Sunday, May 4, 2014

WHAT WE SHOULD KNOW OF THE FORT SANTIAGO OF INTRAMUROS


If Siem Reap, Cambodia is to Angkor Wat Complex, then Metro Manila, Philippines is to Fort Santiago of Intramuros.  I may be quite ambitious on such proclamation as there are a hundredfold of considerations that needs to be made for both sites to be worthy of comparison.  Nonetheless, sans the UNESCO World Heritage title, the Fort Santiago of Metro Manila is exceptionally built amidst the political and religious turmoil which once beset the Filipino people, sharing the same foundation with that of the Angkor Wat complex.


The stories that forever thrived in the Fort Santiago complex is not a walk in the park.  Behind the facade and notion of just being another museum and a park to hold picnics and serve as rendezvous, think a hundred times and acquaint yourself of how life was at the Fort Santiago centuries ago.


  
Before the garden was well-manicured and maintained complemented by the water lilies, flowers and pigeons, here are some important facts that we ought to know so we would never look at Fort Santiago the same once again.

Several lives were lost in its prisons/garrisons during the Spanish Colonial Period and the World War II.

This is not to create an unpleasant feeling of fear but rather to impose respect and order when visiting Fort Santiago. We cannot deny the fact that several Filipino soldiers and civilians, and even conquerors of our country (Spaniards, Americans and Japanese) died within the said vicinity.

Creepy as it may sound but the souls of those who died at the Fort Santiago, even from far centuries ago may just be there watching each passer-by.  Thus, respect and discipline should be observed at all times.  You would not want to be speaking Spanish at an instant and claiming you came from another dimension of the world as you have been possessed by the unseen residents of the vicinity.

Our national hero, Dr. Jose Rizal, was likewise imprisoned here before his execution in 1896, in fact, as a memorabilia, embedded unto the grounds in bronze are his footsteps representing his final walk from his cell to the site of his final execution.



During World War II, hundreds of American prisoners of war died of suffocation or hunger after being held in the dungeons of Fort Santiago.  After knowing this, I don't know if I should take more "selfie" photos in the dungeon or just pass by and pretend I knew nothing.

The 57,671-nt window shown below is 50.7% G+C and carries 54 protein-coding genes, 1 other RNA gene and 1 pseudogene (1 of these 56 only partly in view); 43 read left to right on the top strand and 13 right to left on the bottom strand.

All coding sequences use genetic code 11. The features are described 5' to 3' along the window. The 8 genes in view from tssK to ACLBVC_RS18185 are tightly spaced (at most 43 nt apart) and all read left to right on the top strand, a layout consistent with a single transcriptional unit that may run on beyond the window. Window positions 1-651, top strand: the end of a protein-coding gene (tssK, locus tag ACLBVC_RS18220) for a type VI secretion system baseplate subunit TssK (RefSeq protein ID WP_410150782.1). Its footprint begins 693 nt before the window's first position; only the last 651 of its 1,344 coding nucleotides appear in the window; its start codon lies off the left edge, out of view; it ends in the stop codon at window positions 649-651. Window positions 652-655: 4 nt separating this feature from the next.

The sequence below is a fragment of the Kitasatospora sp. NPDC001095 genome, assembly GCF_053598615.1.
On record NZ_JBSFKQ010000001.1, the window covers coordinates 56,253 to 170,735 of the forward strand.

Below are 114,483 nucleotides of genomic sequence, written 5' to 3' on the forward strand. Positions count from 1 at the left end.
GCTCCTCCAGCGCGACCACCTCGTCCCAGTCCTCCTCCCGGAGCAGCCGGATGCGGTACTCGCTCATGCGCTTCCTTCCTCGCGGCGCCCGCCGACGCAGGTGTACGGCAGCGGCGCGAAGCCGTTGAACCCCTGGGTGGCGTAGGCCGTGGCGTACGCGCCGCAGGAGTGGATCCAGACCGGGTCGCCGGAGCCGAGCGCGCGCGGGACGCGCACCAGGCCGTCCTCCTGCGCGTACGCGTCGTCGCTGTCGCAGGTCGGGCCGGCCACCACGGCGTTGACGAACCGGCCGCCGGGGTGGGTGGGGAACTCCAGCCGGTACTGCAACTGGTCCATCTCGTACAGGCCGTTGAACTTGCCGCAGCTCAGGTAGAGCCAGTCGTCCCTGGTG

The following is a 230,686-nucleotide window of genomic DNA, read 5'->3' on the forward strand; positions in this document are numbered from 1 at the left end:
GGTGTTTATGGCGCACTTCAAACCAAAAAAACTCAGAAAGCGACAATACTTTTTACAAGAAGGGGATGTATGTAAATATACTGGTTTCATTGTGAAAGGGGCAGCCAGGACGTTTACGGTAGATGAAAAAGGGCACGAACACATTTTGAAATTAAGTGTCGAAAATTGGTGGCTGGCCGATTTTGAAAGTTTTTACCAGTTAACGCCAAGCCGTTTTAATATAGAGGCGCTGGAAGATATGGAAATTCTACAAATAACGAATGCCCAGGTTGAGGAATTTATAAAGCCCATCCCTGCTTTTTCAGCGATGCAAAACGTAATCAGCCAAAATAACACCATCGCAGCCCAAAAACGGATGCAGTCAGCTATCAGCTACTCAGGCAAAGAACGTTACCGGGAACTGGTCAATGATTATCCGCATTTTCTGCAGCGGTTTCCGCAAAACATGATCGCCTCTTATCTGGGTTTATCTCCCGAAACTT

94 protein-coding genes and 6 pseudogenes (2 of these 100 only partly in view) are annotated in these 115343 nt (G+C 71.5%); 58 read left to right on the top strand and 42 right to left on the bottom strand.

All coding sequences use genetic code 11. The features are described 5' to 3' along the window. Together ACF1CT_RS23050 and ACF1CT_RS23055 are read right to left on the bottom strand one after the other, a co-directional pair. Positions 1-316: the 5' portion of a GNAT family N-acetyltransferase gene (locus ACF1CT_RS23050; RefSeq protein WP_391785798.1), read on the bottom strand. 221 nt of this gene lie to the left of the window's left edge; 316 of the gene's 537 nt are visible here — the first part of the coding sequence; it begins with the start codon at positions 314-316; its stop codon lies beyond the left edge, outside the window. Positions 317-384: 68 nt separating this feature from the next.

Fort Santiago was originally built not for the Filipinos but for the Spaniards.


The Fort Santiago is strategically located at the mouth of the Pasig River which served as the premier defense fortress of the Spanish Government during their rule in the country.  The fort was in fact named after Saint James the Great (Santiago in Spanish), who is the patron saint of Spain.  The image of Saint James the Great is carved on the facade of the front gate.



The Manila Galleon Trade to Acapulco, Mexico started at the Fort Santiago.


While wandering within the vicinity, we were lead to the portion of the wall facing the Pasig River and that we realized how the fort was strategically located for commerce and trade back then.  The skyline of Binondo, one of the center of commerce of Manila area is likewise visible from where we stood at.



If Angkor Wat of Cambodia is flocked by tourists on account of its sunrise, sunset in the Fort Santiago is likewise a sight to behold.


The portion of the Fort Santiago facing the Pasig river was left to our group on that one afternoon.  Contrary to other known destinations of the world where cultural heritage is being depicted, the Fort Santiago appeared crowd less with no camera shutter-clicks heard from various tourists.  It was a moment of solitude as we gaze the skies turned fiery red and bid farewell to another day that has passed.




The Fort Santiago of Intramuros, Manila is certainly one of the most important historical sites of the country. While our country has a painful past with our conquerors and that this site is a witness to all those, it is time we leave behind the past and be grateful of the present circumstances. 


This 16th century military defense structure indeed stands witness to the valor and heroism of the Filipino people that spanned for centuries.  The Intramuros Administration now manages and supervises the fort for everyone in the world to appreciate and be educated of how hard it was for our ancestors to regain freedom for the country.

3 comments :

  1. Your blog is nice and I enjoyed a lot to read the detailed history about Fort Santiago of Intramuros as you described about the Filipinos. Images are also fine. You have provided enough information about this place for those who wants to visit there. These days I’m on the bus tours las vegas but after pulling off this tour, I’ll enjoy the trip of Fort Santiago of Intramuros.

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  2. I like your blog, the way it's written is very nice, and the pictures are amazing too... keep it up!

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  3. I was searching for facts about Fort Santiago to help me with my tour guiding spiel in school. Your blog really was a big help and the photos made a difference because as i was reading your blog with the pictures it's as if I was in Fort Santiago. It helped me visualize the place now and then.

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